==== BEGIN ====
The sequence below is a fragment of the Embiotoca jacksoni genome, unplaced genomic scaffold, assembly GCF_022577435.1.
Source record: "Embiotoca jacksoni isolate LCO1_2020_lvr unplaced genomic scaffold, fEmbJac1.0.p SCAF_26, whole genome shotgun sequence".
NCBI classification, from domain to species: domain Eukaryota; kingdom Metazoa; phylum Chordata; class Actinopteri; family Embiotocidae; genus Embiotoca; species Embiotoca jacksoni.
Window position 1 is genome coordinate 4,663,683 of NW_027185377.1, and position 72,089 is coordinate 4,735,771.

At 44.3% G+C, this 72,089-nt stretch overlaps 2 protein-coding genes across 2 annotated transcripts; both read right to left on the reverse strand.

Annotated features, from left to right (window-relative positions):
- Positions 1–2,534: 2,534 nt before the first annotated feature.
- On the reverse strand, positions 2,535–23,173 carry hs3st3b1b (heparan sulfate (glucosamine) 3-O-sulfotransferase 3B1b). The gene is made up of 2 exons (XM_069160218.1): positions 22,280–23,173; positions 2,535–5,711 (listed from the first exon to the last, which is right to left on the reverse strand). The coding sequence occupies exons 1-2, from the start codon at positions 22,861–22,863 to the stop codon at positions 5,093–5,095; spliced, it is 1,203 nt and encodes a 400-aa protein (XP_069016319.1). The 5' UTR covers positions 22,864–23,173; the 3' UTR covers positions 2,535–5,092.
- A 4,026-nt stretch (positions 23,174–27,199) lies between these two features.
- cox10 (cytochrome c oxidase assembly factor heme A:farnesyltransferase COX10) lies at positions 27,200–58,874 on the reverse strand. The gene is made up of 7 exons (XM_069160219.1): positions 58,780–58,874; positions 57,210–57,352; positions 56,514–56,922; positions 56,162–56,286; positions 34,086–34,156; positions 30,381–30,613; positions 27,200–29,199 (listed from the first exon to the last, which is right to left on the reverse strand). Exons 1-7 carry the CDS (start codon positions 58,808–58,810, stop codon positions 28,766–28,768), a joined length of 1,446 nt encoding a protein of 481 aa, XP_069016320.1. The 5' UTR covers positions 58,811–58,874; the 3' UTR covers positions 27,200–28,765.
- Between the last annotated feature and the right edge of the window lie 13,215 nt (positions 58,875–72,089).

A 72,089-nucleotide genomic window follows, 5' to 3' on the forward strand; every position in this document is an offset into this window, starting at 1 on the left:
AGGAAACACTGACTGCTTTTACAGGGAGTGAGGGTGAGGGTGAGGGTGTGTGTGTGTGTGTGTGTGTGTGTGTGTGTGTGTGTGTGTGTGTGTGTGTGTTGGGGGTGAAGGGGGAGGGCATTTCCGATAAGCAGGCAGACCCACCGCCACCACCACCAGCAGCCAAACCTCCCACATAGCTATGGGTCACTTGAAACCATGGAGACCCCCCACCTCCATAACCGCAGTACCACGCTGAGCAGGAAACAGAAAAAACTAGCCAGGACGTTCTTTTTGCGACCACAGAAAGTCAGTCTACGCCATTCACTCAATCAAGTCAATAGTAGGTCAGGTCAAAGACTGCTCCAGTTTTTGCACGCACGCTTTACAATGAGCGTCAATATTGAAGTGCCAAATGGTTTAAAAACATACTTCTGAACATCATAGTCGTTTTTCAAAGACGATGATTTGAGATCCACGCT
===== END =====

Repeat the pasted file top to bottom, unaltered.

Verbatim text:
The sequence below is a fragment of the Embiotoca jacksoni genome, unplaced genomic scaffold, assembly GCF_022577435.1.
Source record: "Embiotoca jacksoni isolate LCO1_2020_lvr unplaced genomic scaffold, fEmbJac1.0.p SCAF_26, whole genome shotgun sequence".
NCBI classification, from domain to species: domain Eukaryota; kingdom Metazoa; phylum Chordata; class Actinopteri; family Embiotocidae; genus Embiotoca; species Embiotoca jacksoni.
Window position 1 is genome coordinate 4,663,683 of NW_027185377.1, and position 72,089 is coordinate 4,735,771.

At 44.3% G+C, this 72,089-nt stretch overlaps 2 protein-coding genes across 2 annotated transcripts; both read right to left on the reverse strand.

Annotated features, from left to right (window-relative positions):
- Positions 1–2,534: 2,534 nt before the first annotated feature.
- On the reverse strand, positions 2,535–23,173 carry hs3st3b1b (heparan sulfate (glucosamine) 3-O-sulfotransferase 3B1b). The gene is made up of 2 exons (XM_069160218.1): positions 22,280–23,173; positions 2,535–5,711 (listed from the first exon to the last, which is right to left on the reverse strand). The coding sequence occupies exons 1-2, from the start codon at positions 22,861–22,863 to the stop codon at positions 5,093–5,095; spliced, it is 1,203 nt and encodes a 400-aa protein (XP_069016319.1). The 5' UTR covers positions 22,864–23,173; the 3' UTR covers positions 2,535–5,092.
- A 4,026-nt stretch (positions 23,174–27,199) lies between these two features.
- cox10 (cytochrome c oxidase assembly factor heme A:farnesyltransferase COX10) lies at positions 27,200–58,874 on the reverse strand. The gene is made up of 7 exons (XM_069160219.1): positions 58,780–58,874; positions 57,210–57,352; positions 56,514–56,922; positions 56,162–56,286; positions 34,086–34,156; positions 30,381–30,613; positions 27,200–29,199 (listed from the first exon to the last, which is right to left on the reverse strand). Exons 1-7 carry the CDS (start codon positions 58,808–58,810, stop codon positions 28,766–28,768), a joined length of 1,446 nt encoding a protein of 481 aa, XP_069016320.1. The 5' UTR covers positions 58,811–58,874; the 3' UTR covers positions 27,200–28,765.
- Between the last annotated feature and the right edge of the window lie 13,215 nt (positions 58,875–72,089).

A 72,089-nucleotide genomic window follows, 5' to 3' on the forward strand; every position in this document is an offset into this window, starting at 1 on the left:
AGGAAACACTGACTGCTTTTACAGGGAGTGAGGGTGAGGGTGAGGGTGTGTGTGTGTGTGTGTGTGTGTGTGTGTGTGTGTGTGTGTGTGTGTGTGTGTTGGGGGTGAAGGGGGAGGGCATTTCCGATAAGCAGGCAGACCCACCGCCACCACCACCAGCAGCCAAACCTCCCACATAGCTATGGGTCACTTGAAACCATGGAGACCCCCCACCTCCATAACCGCAGTACCACGCTGAGCAGGAAACAGAAAAAACTAGCCAGGACGTTCTTTTTGCGACCACAGAAAGTCAGTCTACGCCATTCACTCAATCAAGTCAATAGTAGGTCAGGTCAAAGACTGCTCCAGTTTTTGCACGCACGCTTTACAATGAGCGTCAATATTGAAGTGCCAAATGGTTTAAAAACATACTTCTGAACATCATAGTCGTTTTTCAAAGACGATGATTTGAGATCCACGCT